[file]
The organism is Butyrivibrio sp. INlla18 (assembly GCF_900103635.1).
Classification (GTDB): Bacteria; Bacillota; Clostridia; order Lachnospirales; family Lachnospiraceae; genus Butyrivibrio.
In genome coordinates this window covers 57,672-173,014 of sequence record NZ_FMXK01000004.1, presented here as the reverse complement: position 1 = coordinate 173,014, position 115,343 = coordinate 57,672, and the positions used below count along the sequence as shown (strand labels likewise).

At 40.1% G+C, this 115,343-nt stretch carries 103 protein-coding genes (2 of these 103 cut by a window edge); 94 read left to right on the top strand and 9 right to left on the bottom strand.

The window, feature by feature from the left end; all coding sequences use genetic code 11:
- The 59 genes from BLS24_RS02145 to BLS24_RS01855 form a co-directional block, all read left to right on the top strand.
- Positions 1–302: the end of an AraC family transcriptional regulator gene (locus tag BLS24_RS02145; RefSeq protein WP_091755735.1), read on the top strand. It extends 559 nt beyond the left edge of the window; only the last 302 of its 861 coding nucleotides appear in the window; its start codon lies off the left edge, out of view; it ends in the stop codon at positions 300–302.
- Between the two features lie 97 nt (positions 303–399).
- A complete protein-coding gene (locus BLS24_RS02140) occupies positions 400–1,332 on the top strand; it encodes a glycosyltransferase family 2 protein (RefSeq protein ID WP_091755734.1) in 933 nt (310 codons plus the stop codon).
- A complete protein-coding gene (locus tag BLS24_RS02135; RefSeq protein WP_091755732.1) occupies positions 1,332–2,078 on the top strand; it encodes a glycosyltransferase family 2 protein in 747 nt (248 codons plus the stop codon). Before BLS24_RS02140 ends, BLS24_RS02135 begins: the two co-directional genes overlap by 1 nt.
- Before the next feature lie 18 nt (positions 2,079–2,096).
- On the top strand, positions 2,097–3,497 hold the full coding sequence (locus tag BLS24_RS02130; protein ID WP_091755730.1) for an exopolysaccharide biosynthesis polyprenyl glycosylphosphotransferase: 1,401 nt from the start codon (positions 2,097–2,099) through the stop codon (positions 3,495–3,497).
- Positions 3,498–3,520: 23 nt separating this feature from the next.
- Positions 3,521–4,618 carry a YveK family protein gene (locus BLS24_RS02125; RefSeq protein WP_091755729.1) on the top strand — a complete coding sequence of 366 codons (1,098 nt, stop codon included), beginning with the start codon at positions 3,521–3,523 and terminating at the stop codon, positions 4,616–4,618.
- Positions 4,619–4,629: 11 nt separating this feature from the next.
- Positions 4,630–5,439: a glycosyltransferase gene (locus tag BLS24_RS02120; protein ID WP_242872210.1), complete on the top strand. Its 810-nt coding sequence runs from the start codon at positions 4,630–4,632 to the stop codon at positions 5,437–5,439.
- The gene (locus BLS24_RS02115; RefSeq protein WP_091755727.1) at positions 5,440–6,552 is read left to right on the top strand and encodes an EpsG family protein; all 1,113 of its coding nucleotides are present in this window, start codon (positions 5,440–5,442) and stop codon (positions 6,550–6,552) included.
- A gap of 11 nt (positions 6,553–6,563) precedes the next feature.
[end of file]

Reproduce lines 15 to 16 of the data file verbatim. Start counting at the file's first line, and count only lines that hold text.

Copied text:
- Positions 4,619–4,629: 11 nt separating this feature from the next.
- Positions 4,630–5,439: a glycosyltransferase gene (locus tag BLS24_RS02120; protein ID WP_242872210.1), complete on the top strand. Its 810-nt coding sequence runs from the start codon at positions 4,630–4,632 to the stop codon at positions 5,437–5,439.